I also own a 2015 570 Ranger. They only have engine braking when you give it gas but it does a better job than my wolverine if you aren't afraid to give it gas going down hill which is hard to make yourself do sometimes. I love my Wolverine and wouldn't trade it for 5 Rangers if I couldn't get another one. If it's normal that's fine. If not I want it fixed. It just doesn't seem to engine brake as good as everybody else claims, and no where near what my Grizzly did.
 

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Discussion Starter · #16 ·

Last video and I'm done. You can see in this one how fast it gets to 10 mph before I hit the brake. The other videos just showed a slower release. Guess I'll be getting a sheave at least.
 

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It is hard to tell how steep a hill is, but if these hills in your videos are not very steep; then something is not correct.

Mine and the rental unit I tried up at Windrock (both completely stock) with them in 4x4 (without diff. lock) the Wolverine is held back to around 3-5 mph without ever touching the breaks. This is if you start at the top with the engine at an idle speed. If you start at the top at a faster speed then the engine braking doesn't kick in and hold back as much as starting at an engine idle until you slow down and then start coasting from a crawling speed.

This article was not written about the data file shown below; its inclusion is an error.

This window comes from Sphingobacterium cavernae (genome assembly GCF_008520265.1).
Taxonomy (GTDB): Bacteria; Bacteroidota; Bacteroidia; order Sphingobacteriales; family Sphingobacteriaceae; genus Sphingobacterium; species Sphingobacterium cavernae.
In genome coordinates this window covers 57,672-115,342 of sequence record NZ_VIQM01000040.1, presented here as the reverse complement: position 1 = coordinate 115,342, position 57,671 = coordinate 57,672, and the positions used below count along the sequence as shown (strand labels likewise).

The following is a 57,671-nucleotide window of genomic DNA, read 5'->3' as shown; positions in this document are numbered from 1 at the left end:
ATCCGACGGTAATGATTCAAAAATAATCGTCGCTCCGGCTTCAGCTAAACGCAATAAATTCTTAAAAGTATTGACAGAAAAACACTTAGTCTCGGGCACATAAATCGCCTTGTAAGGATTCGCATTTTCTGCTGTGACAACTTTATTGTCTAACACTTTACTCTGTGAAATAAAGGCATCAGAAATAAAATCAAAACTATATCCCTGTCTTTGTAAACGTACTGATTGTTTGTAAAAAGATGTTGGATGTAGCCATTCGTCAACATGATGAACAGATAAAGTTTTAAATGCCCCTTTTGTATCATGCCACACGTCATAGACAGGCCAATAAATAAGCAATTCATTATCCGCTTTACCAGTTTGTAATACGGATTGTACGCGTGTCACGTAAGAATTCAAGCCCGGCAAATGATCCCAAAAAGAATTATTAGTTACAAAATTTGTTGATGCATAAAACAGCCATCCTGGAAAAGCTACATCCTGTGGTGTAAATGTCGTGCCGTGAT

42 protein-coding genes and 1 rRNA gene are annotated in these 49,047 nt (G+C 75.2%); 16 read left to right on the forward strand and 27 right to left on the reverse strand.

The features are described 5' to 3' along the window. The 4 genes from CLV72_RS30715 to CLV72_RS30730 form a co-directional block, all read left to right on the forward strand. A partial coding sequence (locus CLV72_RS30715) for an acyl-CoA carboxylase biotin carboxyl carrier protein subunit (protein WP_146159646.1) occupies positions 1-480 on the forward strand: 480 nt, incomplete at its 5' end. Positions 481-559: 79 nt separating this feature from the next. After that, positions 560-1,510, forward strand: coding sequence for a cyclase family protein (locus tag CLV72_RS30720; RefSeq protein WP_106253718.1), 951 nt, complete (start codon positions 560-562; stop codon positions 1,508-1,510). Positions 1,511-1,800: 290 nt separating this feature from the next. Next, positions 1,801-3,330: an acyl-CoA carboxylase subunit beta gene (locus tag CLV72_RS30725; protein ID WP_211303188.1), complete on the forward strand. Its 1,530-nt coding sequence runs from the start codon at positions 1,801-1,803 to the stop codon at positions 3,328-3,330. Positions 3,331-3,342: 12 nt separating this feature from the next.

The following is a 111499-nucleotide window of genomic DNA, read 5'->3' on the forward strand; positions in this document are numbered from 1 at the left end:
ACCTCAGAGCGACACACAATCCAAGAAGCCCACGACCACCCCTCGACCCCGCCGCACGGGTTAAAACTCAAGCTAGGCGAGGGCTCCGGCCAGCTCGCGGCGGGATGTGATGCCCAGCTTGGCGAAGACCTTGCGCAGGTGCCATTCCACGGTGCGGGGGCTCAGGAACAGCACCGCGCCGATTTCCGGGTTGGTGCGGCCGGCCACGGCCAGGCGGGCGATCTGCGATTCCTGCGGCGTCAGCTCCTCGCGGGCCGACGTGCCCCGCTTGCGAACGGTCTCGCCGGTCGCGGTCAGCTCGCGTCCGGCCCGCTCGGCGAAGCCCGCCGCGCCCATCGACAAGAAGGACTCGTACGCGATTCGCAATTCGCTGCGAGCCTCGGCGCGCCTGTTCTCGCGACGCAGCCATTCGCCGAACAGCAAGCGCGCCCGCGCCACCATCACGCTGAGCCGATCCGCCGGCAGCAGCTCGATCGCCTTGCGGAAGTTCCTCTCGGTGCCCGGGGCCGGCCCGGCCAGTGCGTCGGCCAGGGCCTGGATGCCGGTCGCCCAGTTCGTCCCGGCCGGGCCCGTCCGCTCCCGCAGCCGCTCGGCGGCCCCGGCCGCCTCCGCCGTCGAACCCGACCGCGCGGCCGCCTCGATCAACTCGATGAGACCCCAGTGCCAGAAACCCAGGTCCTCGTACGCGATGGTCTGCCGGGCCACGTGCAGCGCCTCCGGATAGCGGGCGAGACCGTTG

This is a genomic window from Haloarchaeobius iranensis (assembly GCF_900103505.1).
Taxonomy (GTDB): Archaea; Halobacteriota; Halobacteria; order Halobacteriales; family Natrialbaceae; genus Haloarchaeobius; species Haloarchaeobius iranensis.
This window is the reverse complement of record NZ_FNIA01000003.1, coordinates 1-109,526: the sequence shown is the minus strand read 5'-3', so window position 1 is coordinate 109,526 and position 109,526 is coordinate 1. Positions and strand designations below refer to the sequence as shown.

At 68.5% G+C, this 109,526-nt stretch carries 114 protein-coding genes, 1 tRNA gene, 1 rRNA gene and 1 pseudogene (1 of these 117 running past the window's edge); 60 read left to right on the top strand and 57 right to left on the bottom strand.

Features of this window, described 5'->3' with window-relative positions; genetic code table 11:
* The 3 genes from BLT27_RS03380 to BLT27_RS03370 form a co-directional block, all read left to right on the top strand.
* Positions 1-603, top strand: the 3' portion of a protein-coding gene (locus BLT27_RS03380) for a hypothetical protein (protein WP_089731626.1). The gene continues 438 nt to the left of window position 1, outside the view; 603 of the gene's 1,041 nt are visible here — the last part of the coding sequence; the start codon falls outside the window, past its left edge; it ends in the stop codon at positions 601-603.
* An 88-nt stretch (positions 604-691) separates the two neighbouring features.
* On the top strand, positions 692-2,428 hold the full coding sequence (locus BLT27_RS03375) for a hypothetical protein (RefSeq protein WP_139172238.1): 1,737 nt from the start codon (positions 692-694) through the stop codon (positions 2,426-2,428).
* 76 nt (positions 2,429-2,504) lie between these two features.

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You can add more weight to your wet clutch. This will allow it to engage at slightly less engine speed and with a tighter lockup. Don't go over 9 grams and you may have to set your idle slightly lower.
 

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with my ranger midsize I used to do the two step putting one foot on the brake and the other on the throttle to come down steep hills,with the wolverine I agree with papaskeeta it seems to make a difference on how fast you hit the steep slopes and if the brake is working at the top of the slope it will hold you back,the best machine I had for holding back was my Kubota 900 with hydraulic drive,you never had to brake down any slope.
 

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I had a 2009 rzr that had factory engine braking, it kept the machine from free wheeling down the hill (opposite of a stick shift car when you push clutch in) . But by the time I was at the bottom my speed was high , maybe 20 or 30 in some situations. Without engine braking (friends rzr) he would be at crazy wrecking speeds if he didn't use the brakes hard. Engine braking uses engine compression to help hold the machine back. I never heard of engine braking that would or could hold the machine to maximum speed of 3-5 mph.